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So when I went to sleep last night, my rep was 1337, having just rised from 1137 when someone voted-up all my postscript answers. And I was thrilled to tears.

And then today, just now, I seemed to catch the "tail" of that 1337 at the bottom of the summary page. After reloading a few times, it's now 1137 everywhere. But the badge is still there. If the votes were cancelled later, wouldn't there still be records on the rep history page?

What happened? How am I supposed to feel?

Update (2hrs later): Some of it came back! Thank you whoever you are!

Update (7min later): O No! He went even faster this time. Does that mean they'll be gone tomorrow?

Update (10hrs later): Yep. Gone again, already. I've added a link to this question to my profile. Hopefully (s)he'll see it and act more human-like. :)

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Badges are never revoked even if they are awarded by mistake. That's my understanding of how badges work. –  user162697 Dec 1 '11 at 18:38
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Getting a mortarboard at 1337 is l33t 8) –  BalusC Dec 1 '11 at 19:05
    
+1 for being thrilled to tears. –  Matt Fenwick Dec 1 '11 at 19:10
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Badges are only revoked if it was awarded because of a bug in the system. If you get a "Nice Answer" badge, but then the answer is downvoted, you won't lose the badge, but the next time you have a +10 answer, you won't get a new badge, since the system will think you have the right number already. This is a moot point for Mortarboard, since it's only awarded once. –  Adam Rackis Dec 1 '11 at 20:52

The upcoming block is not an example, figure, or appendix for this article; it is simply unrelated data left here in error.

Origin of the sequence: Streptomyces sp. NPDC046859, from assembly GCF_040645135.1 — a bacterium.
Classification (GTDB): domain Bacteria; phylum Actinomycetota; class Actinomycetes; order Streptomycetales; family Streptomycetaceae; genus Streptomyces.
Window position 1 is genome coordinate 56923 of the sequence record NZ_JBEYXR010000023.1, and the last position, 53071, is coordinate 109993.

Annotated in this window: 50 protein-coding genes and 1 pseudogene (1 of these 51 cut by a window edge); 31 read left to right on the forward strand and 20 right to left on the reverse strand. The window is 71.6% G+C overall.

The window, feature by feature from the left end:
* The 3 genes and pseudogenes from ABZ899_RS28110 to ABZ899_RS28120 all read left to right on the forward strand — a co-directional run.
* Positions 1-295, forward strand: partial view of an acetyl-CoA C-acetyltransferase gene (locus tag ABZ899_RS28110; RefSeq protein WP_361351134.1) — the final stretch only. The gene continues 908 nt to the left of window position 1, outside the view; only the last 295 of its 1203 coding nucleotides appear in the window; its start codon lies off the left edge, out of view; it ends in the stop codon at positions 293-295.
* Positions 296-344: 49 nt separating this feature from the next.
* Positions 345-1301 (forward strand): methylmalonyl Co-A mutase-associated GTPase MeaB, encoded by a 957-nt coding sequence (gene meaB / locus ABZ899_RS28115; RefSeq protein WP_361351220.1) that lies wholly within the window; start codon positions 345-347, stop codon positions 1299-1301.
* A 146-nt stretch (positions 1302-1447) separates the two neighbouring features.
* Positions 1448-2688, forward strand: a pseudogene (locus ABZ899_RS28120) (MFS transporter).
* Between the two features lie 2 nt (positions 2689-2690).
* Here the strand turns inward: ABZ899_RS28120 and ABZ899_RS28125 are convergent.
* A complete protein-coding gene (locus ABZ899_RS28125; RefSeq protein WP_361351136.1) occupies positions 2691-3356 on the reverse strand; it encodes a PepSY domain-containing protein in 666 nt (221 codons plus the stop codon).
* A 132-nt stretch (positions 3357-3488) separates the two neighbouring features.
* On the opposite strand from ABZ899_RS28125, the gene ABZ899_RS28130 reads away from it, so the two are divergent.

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@Siva, I doubt that's always true. See My 'Mortarboard' badge just disappeared?, and Jeff's statement: "This badge is retroactive, so if you earned it at any point in the life of your account, you will get it. This can also be affected by retroactive deletions (posts + users + votes)." And indeed, Adam, I recall reading the same. Maybe Jeff's statement is no longer true then? –  Arjan Dec 1 '11 at 20:59
    
@Arjan - thank you. I guess times have changed...or that badge is a special case. So maybe OP will lose the badge at some point. No bother though, a good day on SO and you'll have it back quick :) –  Adam Rackis Dec 1 '11 at 21:04